1. Threatened and endangered fish and wildlife of the midwest

    Energy Technology Data Exchange (ETDEWEB)

    Schafer, D.W.; Robeck, K.E.

    1980-06-01

    This report contains information of federally-listed endangered and/or threatened fish and wildlife occurring in the midwestern states of Illinois, Indiana, Iowa, Kansas, Michigan, Minnesota, Missouri, Nebraska, Ohio, and Wisconsin. The information was compiled as a support document for the Regional Issue Identification and Assessment (RIIA) project sponsored by the Regional Assessments Division of the Office of Technology Impacts within the Department of Energy. The information on midwestern endangered species distribution, habitats, and reasons for population decline included in this document are designed to help assess the potential for adverse impacts if energy activities are sited within the general range of an endangered species. It is hoped that this document will thereby enhance the reliability of one portion of energy-related assessments performed in the Midwest. This report considers only those species listed prior to October 1979 as endangered and/or threatened in the federal endangered species list published in the Federal Register and that have been known to occur in the region in the last 20 years.

  2. Wildlife and habitat damage assessment from Hurricane Charley: recommendations for recovery of the J. N. "Ding" Darling National Wildlife Refuge Complex. [Final report to U.S. Fish and Wildlife Service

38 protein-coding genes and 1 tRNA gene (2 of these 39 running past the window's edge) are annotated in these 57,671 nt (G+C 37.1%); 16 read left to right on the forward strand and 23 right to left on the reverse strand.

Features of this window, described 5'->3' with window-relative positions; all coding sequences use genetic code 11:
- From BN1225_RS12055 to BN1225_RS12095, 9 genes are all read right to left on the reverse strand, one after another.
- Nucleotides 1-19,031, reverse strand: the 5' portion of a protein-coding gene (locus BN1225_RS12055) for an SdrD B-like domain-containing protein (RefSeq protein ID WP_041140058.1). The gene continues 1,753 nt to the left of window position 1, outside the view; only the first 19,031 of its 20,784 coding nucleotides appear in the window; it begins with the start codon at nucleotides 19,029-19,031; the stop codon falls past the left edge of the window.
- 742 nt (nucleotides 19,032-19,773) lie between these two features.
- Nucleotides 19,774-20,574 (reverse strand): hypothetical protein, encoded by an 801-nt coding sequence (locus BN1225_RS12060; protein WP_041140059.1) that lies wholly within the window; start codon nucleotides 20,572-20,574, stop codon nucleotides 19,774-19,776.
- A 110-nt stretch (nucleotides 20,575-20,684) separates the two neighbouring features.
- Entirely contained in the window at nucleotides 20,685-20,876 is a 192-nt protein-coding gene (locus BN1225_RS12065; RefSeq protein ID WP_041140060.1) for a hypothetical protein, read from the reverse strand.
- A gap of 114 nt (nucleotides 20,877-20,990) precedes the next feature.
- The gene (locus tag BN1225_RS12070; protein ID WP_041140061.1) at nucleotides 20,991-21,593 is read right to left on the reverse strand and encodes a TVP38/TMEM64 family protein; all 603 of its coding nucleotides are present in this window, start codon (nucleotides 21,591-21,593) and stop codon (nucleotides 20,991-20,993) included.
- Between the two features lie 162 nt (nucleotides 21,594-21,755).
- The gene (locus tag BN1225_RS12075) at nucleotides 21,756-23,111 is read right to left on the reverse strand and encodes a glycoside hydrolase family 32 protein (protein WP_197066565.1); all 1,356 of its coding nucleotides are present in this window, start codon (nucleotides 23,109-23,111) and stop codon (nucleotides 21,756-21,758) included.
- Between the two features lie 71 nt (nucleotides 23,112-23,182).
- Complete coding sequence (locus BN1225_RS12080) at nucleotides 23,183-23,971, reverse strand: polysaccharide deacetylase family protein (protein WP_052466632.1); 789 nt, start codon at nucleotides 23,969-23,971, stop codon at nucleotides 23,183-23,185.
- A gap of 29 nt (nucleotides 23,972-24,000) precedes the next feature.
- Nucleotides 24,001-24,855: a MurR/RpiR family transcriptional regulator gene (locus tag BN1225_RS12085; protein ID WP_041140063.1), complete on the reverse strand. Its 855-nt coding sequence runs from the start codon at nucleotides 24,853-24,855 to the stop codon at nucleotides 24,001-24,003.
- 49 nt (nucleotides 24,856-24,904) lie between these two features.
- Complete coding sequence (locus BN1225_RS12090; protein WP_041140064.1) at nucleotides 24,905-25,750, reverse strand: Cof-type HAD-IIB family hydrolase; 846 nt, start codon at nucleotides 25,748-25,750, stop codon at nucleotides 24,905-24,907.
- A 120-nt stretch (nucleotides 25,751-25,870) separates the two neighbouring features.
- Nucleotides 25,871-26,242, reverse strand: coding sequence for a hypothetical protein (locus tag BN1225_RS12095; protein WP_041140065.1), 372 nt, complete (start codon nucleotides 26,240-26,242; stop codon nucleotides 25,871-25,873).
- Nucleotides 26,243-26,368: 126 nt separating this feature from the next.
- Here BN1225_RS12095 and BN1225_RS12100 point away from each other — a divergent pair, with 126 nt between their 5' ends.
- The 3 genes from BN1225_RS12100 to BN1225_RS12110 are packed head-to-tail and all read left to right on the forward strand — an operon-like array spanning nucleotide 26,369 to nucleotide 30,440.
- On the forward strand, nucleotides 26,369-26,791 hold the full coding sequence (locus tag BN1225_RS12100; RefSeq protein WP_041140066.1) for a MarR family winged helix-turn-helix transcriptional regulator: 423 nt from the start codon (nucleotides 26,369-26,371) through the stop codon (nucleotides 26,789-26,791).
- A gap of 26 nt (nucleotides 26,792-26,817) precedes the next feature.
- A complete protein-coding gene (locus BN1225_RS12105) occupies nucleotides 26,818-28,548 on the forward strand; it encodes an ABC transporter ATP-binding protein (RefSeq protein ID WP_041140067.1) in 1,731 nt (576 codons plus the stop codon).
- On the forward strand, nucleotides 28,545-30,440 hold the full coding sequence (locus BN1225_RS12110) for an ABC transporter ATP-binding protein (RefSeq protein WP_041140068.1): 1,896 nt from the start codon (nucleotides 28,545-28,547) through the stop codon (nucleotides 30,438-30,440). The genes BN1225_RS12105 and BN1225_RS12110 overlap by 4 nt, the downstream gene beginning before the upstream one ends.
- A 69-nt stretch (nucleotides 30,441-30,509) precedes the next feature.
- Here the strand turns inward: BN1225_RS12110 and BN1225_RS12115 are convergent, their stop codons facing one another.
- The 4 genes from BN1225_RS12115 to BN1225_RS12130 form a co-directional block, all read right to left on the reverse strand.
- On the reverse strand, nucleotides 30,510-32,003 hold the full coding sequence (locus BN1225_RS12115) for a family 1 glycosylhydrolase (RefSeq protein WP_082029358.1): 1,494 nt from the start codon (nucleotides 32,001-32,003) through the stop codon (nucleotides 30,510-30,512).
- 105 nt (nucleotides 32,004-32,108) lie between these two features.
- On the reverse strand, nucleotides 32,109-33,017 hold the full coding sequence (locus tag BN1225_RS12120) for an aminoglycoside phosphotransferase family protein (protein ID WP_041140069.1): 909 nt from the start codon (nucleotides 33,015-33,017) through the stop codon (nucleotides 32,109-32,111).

Science.gov (United States)

    Meyers, J.M.; Langtimm, C.A.; Smith, T. J.; Pednault-Willett, K.

    2005-01-01

    On 13 August 2004, the first of four hurricanes to strike Florida in 50% and sometimes 90% of their vegetation severely damaged (dead, broken tree stems, and tipped trees). Shell Mound Trail of JNDDNWR sustained catastrophic damage to its old growth mangrove forests. Direct storm mortality and injury to manatees in the area was probably slight. Because seagrass beads and manatee habitat extend beyond refuge boundaries, we recommended a regional approach with partner agencies to more thoroughly assess storm impacts and monitor recovery of seagrass and manatees. Besides intensive monitoring of waterbirds and their nesting habitat (pre- and post-storm), we recommend that the Mangrove Cuckoo be used as an indicator species for recovery of mangrove forests and also for monitoring songbirds at risk. Black-whiskered Vireo may be another potential indicator species to monitor in mangrove forests. Damaged vegetation should be monitored for recovery (permanent or long-term plots), especially where previous study plots have been established and with additional plots in mangrove forests of waterbird nesting islands and freshwater wetlands. Potential loss of wetlands may be prevented by water level monitoring, locating the positions (GPS-GIS) and maintaining existing water control structures, creating a GIS map of refuge with accurate vertical data, and monitoring and eradicating invasive plants. Invasive species, including Brazilian pepper (Schinus terebinthifolius) and air potato (Dioscorea bulbifora), were common in a very limited survey. As an important monitoring goal, we recommend that species presence-absence data analysis (with probability of detection) be used to determine changes in animal communities. This could be accomplished possibly with comparison to other storm-damaged and undamaged refuges in the Region. This information may be helpful to refuge managers when storms return in the future.